Review for The Best of Benny Hill
‘The Best of Benny Hill’ is actually a theatrical release from 1974, not quite the de rigueur film spinoff that the great British public had become used to (like the ‘On the Buses’ films or ‘Bless This House’) but actually clips from TV shows, transferred from both 16mm prints and video-tape to 35mm, all suitably graded, and released as if it were a movie in its own right.
What’s incredible is that it works. It actually looks pretty decent (it was a relief to see that they sensibly retained the original TV aspect ratio) and, despite being a relentless stream of un-related clips, it’s actually very entertaining.
All the clips here are from the halcyon Thames Television years from 1969 through to 1973 – arguably when Hill was in top form. Maybe for rights reasons, all the clips included are from episodes produced and directed from John Robins. Despite being frighteningly un-PC, the sketches are often laugh-aloud funny.
Who can resist those delicious word-plays for example which see a camp Director dance on to the set to correct actors misunderstanding the meaning of their lines.
Actor: ‘What’s this thing called, love?’
Hill: (Dancing on to set as a camp Director) ‘No No No – What’s this called LOVE?’
Actor: (pointing) ‘What’s that in the road? A head?’
Hill: No No No - what’s that in the road AHEAD!’
Some of the slapstick stuff is among the more offensive, with Doctors insisting on female patients undressing completely before they’re prepared to look at a sore finger, or lots of laughs at gay people’s expense. Or racial stereotyping with Hill’s regular glasses wearing Chinese man (Chow Mein) insisting that you ‘rissen carefurry you sirry irriot' – and on it goes. But in Hill’s defence, these were different times and you can sense that the humour is never malicious in intent or dark in any way; just bawdy and reflective of some of the worst and unenlightened social norms of the day.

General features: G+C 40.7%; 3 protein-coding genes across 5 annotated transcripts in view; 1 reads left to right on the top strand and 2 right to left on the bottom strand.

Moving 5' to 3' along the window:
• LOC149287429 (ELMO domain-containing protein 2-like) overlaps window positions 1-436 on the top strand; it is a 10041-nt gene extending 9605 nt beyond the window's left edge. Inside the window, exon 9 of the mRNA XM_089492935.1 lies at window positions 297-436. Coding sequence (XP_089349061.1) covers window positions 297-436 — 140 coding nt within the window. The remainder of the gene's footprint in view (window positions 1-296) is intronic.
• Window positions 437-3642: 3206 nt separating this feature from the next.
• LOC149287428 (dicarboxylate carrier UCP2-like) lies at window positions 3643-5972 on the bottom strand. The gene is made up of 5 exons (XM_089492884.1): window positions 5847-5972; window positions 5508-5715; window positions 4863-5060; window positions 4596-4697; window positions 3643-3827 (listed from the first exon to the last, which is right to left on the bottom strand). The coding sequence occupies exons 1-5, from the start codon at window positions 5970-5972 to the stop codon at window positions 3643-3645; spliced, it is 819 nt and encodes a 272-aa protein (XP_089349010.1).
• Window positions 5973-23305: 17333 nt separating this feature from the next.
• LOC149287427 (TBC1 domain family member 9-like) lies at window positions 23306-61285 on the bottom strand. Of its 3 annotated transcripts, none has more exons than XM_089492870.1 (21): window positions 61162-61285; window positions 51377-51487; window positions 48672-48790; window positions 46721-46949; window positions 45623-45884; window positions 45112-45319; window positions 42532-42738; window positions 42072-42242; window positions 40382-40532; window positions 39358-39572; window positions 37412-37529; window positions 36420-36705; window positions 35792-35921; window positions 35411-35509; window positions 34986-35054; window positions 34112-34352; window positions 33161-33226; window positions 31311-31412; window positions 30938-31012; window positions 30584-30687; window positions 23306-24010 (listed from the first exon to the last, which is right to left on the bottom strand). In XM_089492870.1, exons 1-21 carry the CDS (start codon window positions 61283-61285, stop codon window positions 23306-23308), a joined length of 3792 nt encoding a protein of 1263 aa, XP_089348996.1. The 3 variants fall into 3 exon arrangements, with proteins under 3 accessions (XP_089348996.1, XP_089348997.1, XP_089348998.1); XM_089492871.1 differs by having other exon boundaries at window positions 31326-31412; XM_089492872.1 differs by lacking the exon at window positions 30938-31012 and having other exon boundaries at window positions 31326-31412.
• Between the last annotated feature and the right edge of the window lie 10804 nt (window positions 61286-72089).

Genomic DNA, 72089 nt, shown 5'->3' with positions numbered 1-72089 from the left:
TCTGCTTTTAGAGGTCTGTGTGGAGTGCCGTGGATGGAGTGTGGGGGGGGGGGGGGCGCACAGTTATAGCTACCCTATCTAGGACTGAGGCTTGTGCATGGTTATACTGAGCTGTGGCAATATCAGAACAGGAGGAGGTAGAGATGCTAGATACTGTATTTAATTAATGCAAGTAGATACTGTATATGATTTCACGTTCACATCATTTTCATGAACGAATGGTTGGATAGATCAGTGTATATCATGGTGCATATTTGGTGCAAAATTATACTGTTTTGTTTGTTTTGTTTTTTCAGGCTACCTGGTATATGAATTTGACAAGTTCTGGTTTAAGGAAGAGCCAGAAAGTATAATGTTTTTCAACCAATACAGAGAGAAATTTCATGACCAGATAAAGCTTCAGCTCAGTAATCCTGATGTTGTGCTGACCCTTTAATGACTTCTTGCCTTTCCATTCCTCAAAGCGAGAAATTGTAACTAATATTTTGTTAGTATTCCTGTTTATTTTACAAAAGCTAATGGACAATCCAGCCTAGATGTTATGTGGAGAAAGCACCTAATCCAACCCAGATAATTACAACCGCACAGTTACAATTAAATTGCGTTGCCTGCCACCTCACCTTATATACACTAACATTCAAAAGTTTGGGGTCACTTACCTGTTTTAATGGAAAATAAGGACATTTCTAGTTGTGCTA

Some of the more hilarious sketches include his brilliant send ups of TV shows and adverts, particularly the more pretentious arts programmes. One sketch sees a kaftan wearing Henry McGee getting terribly serious about a French new wave filmmakers’ work (Pierre De Tierre) bit being constantly undermined by the honest inanity of the great man’s replies. So McGee waxes lyrical about the filmmakers’ use of occasional black and white and what that brilliantly represents, whilst Pierre replies that they simply ran out of colour film and couldn’t afford any more. (Funnier watching this stuff than me recounting it – I promise). It put me in mind of a similar situation when Melvyn Bragg interviewed a grumpy Francis Bacon who contradicted each and every interpretation of his work by Bragg by saying things like 'No - I simply copied it from a book.' Hilarious!
Then there are Hills’ brilliant rhyming set pieces; a real music-hall gift where much of what is being said has double-meanings, signalled by a cheeky look to camera and a widening of the eyes.
His songs, whilst never particularly tuneful, are always well done with some quite brilliant word-play.
The overall effect is the sheer relentlessness and sheer volume of gags. Hill was a master at delivering the goods which is undoubtedly the secret of his immense popularity during the 70’s and early-80’s.
One of the highlights for a creaking old timer like me who loves retro TV was seeing his ‘All Star Finale’ from February 1972 where he impersonates Nana Mouskouri, Moira Anderson and Gilbert O'Sullivan. Magic – but only if you know who they are!
Extra features include an image gallery, a trailer and a PDF of a publicity pamphlet from the time of release, full of cinema campaign ads artwork.
If you’re a fan of Benny Hill and want to see some of his finest sketches all in one place, this is well worth picking up. Although it may be construed as something of a guilty pleasure these days, there are plenty of laughs to be had.